Format

Send to

Choose Destination
Cell. 2019 Mar 7;176(6):1432-1446.e11. doi: 10.1016/j.cell.2019.01.049. Epub 2019 Feb 28.

Phosphoinositide Interactions Position cGAS at the Plasma Membrane to Ensure Efficient Distinction between Self- and Viral DNA.

Author information

1
Division of Gastroenterology, Boston Children's Hospital and Harvard Medical School, 300 Longwood Avenue, Boston, MA 02115, USA.
2
Division of Gastroenterology, Boston Children's Hospital and Harvard Medical School, 300 Longwood Avenue, Boston, MA 02115, USA; Departamento de Microbiología y Parasitología, Facultad de Farmacia. Universidad Complutense de Madrid e Instituto Ramón y Cajal de Investigaciones Sanitarias (IRYCIS), Plaza de Ramón y Cajal sn, 28040 Madrid, Spain.
3
Department of Microbiology, Harvard Medical School, Boston, MA, USA; Department of Cancer Immunology and Virology, Dana-Farber Cancer Institute, Boston, MA, USA.
4
Department of Microbiology, Harvard Medical School, Boston, MA, USA; Department of Cancer Immunology and Virology, Dana-Farber Cancer Institute, Boston, MA, USA; Parker Institute for Cancer Immunotherapy at Dana-Farber Cancer Institute, Boston, MA, USA.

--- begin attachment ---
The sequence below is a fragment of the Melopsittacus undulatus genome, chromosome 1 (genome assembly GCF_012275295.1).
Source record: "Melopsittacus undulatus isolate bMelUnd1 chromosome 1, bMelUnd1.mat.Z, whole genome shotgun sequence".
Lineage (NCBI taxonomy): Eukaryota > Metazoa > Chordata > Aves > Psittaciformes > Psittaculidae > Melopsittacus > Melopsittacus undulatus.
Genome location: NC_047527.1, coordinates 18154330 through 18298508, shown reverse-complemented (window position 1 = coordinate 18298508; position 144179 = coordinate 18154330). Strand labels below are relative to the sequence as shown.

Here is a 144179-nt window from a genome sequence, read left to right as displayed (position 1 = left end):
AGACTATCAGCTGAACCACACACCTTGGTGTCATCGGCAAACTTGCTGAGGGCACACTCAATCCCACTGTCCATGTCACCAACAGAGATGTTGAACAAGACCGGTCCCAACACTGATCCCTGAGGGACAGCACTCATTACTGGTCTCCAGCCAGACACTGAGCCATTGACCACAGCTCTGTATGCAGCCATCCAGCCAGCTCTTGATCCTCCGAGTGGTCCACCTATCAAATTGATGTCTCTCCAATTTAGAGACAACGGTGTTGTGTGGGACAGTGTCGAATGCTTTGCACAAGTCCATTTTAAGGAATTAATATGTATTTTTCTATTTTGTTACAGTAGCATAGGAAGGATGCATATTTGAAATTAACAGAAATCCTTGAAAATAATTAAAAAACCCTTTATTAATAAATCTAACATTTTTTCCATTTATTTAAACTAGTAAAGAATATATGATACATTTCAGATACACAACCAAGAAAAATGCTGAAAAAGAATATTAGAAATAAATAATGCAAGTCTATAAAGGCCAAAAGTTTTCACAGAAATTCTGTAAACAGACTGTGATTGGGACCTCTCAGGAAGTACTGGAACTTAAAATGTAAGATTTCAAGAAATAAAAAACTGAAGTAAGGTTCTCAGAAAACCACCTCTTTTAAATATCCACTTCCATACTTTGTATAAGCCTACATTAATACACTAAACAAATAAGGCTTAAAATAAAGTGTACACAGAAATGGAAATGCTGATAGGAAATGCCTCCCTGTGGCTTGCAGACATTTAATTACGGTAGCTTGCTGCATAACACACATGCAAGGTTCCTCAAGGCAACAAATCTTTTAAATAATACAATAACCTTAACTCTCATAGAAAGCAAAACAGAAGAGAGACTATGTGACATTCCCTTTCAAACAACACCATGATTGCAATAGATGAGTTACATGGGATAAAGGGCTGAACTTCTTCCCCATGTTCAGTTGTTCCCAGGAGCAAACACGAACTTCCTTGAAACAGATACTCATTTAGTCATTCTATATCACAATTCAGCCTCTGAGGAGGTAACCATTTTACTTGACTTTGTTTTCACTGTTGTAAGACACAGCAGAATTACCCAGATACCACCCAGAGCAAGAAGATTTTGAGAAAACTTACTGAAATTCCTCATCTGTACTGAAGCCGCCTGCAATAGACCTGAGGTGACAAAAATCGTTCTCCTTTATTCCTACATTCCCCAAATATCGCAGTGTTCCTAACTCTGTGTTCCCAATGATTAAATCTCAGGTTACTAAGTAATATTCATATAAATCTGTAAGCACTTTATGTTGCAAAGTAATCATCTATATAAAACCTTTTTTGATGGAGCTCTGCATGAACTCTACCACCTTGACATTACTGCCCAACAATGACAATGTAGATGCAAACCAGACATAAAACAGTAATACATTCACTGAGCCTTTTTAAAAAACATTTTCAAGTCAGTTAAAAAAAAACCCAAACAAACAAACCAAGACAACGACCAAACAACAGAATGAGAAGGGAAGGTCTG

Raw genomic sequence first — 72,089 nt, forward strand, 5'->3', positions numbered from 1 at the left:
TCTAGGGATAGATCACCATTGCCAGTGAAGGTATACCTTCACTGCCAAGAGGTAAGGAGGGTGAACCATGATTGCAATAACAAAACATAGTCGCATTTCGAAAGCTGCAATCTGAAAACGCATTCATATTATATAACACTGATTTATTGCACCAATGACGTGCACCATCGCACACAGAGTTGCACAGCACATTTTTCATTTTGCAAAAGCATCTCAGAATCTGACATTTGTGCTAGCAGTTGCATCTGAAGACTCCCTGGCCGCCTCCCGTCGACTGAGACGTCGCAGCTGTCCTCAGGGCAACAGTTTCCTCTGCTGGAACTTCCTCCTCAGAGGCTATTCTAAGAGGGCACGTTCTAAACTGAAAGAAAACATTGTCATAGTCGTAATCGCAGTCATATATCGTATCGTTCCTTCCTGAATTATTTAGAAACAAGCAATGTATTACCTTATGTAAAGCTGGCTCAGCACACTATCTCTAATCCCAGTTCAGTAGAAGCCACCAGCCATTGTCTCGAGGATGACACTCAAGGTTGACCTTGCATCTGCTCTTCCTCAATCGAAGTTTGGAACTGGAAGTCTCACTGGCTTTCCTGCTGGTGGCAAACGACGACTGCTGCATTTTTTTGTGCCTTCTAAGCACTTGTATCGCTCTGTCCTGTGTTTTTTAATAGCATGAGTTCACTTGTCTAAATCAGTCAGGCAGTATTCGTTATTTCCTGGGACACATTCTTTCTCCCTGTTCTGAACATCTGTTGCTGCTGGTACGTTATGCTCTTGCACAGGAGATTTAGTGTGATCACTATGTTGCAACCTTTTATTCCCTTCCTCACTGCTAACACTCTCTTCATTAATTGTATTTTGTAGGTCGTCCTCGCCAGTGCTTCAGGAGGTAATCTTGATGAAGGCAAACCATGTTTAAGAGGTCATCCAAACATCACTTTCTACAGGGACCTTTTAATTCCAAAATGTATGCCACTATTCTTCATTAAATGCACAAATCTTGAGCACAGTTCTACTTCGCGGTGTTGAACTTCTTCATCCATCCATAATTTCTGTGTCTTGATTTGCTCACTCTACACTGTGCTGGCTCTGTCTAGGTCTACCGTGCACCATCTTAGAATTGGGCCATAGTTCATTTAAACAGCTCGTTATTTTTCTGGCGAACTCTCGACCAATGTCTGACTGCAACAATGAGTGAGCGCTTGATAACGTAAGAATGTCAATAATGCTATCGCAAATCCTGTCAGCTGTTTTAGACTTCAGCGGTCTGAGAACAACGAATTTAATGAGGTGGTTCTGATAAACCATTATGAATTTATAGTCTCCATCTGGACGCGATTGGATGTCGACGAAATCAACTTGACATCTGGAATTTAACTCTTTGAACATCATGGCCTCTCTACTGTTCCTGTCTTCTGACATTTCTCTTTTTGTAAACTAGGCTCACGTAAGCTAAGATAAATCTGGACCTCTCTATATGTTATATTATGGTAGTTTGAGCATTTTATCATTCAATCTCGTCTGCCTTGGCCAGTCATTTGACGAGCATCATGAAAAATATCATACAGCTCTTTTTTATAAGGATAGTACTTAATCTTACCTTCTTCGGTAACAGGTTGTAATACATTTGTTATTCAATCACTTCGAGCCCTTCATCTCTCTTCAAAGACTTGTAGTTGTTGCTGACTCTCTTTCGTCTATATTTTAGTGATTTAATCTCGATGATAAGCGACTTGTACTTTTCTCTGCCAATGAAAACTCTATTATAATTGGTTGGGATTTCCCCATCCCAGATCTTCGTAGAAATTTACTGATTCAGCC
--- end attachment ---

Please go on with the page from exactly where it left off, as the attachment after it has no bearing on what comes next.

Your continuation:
5
Division of Gastroenterology, Boston Children's Hospital and Harvard Medical School, 300 Longwood Avenue, Boston, MA 02115, USA. Electronic address: jonathan.kagan@childrens.harvard.edu.

Abstract

The presence of DNA in the cytosol of mammalian cells is an unusual event that is often associated with genotoxic stress or viral infection. The enzyme cGAS is a sensor of cytosolic DNA that induces interferon and inflammatory responses that can be protective or pathologic, depending on the context. Along with other cytosolic innate immune receptors, cGAS is thought to diffuse throughout the cytosol in search of its DNA ligand. Herein, we report that cGAS is not a cytosolic protein but rather localizes to the plasma membrane via the actions of an N-terminal phosphoinositide-binding domain. This domain interacts selectively with PI(4,5)P2, and cGAS mutants defective for lipid binding are mislocalized to the cytosolic and nuclear compartments. Mislocalized cGAS induces potent interferon responses to genotoxic stress, but weaker responses to viral infection. These data establish the subcellular positioning of a cytosolic innate immune receptor as a mechanism that governs self-nonself discrimination.

KEYWORDS:

STING; cGAS; innate immunity; interferon; localization; macrophages; phosphoinositides

PMID:
30827685
PMCID:
PMC6697112
[Available on 2020-03-07]
DOI:
10.1016/j.cell.2019.01.049

Supplemental Content

Full text links

Icon for Elsevier Science
Loading ...
Support Center